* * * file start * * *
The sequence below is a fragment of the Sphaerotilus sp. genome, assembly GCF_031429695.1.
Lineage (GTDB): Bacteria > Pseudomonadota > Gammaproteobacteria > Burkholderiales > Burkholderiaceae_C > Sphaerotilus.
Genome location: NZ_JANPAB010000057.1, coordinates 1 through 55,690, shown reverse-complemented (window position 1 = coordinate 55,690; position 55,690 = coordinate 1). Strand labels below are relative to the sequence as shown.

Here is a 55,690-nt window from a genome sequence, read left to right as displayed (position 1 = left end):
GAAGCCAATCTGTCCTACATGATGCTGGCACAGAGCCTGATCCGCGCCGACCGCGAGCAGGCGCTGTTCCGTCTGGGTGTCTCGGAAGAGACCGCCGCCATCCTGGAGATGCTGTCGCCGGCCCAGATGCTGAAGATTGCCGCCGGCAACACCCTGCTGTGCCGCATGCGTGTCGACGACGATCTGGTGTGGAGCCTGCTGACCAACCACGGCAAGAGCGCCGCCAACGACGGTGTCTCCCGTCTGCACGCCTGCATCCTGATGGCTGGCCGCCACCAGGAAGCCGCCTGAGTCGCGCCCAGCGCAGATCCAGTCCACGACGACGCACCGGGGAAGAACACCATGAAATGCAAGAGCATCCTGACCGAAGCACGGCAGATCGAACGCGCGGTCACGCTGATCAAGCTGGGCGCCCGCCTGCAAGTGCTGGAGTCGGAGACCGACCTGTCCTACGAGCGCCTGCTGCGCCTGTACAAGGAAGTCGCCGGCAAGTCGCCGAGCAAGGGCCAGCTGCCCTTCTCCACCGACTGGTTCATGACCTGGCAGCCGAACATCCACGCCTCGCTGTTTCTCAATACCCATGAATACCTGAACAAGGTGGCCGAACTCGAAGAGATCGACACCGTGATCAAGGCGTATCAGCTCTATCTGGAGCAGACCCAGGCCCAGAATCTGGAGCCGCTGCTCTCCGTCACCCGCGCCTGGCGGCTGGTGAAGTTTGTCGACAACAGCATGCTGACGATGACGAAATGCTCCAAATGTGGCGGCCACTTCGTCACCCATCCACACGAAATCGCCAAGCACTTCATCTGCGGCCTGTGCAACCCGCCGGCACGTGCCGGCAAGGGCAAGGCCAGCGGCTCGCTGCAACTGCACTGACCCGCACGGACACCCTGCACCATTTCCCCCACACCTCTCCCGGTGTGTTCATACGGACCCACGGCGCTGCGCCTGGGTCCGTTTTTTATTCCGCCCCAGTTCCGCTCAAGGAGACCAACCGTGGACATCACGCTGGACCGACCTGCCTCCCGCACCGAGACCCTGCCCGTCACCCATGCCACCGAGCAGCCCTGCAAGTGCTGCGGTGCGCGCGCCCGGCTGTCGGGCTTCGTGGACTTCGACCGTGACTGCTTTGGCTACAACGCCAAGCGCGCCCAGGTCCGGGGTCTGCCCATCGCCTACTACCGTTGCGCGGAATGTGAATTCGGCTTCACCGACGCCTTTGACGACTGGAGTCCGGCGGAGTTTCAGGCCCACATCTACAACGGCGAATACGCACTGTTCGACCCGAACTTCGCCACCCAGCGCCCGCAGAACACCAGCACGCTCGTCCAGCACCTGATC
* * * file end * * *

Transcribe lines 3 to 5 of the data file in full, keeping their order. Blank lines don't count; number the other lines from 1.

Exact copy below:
Genome location: NZ_JANPAB010000057.1, coordinates 1 through 55,690, shown reverse-complemented (window position 1 = coordinate 55,690; position 55,690 = coordinate 1). Strand labels below are relative to the sequence as shown.

Here is a 55,690-nt window from a genome sequence, read left to right as displayed (position 1 = left end):
GAAGCCAATCTGTCCTACATGATGCTGGCACAGAGCCTGATCCGCGCCGACCGCGAGCAGGCGCTGTTCCGTCTGGGTGTCTCGGAAGAGACCGCCGCCATCCTGGAGATGCTGTCGCCGGCCCAGATGCTGAAGATTGCCGCCGGCAACACCCTGCTGTGCCGCATGCGTGTCGACGACGATCTGGTGTGGAGCCTGCTGACCAACCACGGCAAGAGCGCCGCCAACGACGGTGTCTCCCGTCTGCACGCCTGCATCCTGATGGCTGGCCGCCACCAGGAAGCCGCCTGAGTCGCGCCCAGCGCAGATCCAGTCCACGACGACGCACCGGGGAAGAACACCATGAAATGCAAGAGCATCCTGACCGAAGCACGGCAGATCGAACGCGCGGTCACGCTGATCAAGCTGGGCGCCCGCCTGCAAGTGCTGGAGTCGGAGACCGACCTGTCCTACGAGCGCCTGCTGCGCCTGTACAAGGAAGTCGCCGGCAAGTCGCCGAGCAAGGGCCAGCTGCCCTTCTCCACCGACTGGTTCATGACCTGGCAGCCGAACATCCACGCCTCGCTGTTTCTCAATACCCATGAATACCTGAACAAGGTGGCCGAACTCGAAGAGATCGACACCGTGATCAAGGCGTATCAGCTCTATCTGGAGCAGACCCAGGCCCAGAATCTGGAGCCGCTGCTCTCCGTCACCCGCGCCTGGCGGCTGGTGAAGTTTGTCGACAACAGCATGCTGACGATGACGAAATGCTCCAAATGTGGCGGCCACTTCGTCACCCATCCACACGAAATCGCCAAGCACTTCATCTGCGGCCTGTGCAACCCGCCGGCACGTGCCGGCAAGGGCAAGGCCAGCGGCTCGCTGCAACTGCACTGACCCGCACGGACACCCTGCACCATTTCCCCCACACCTCTCCCGGTGTGTTCATACGGACCCACGGCGCTGCGCCTGGGTCCGTTTTTTATTCCGCCCCAGTTCCGCTCAAGGAGACCAACCGTGGACATCACGCTGGACCGACCTGCCTCCCGCACCGAGACCCTGCCCGTCACCCATGCCACCGAGCAGCCCTGCAAGTGCTGCGGTGCGCGCGCCCGGCTGTCGGGCTTCGTGGACTTCGACCGTGACTGCTTTGGCTACAACGCCAAGCGCGCCCAGGTCCGGGGTCTGCCCATCGCCTACTACCGTTGCGCGGAATGTGAATTCGGCTTCACCGACGCCTTTGACGACTGGAGTCCGGCGGAGTTTCAGGCCCACATCTACAACGGCGAATACGCACTGTTCGACCCGAACTTCGCCACCCAGCGCCCGCAGAACACCAGCACGCTCGTCCAGCACCTGATC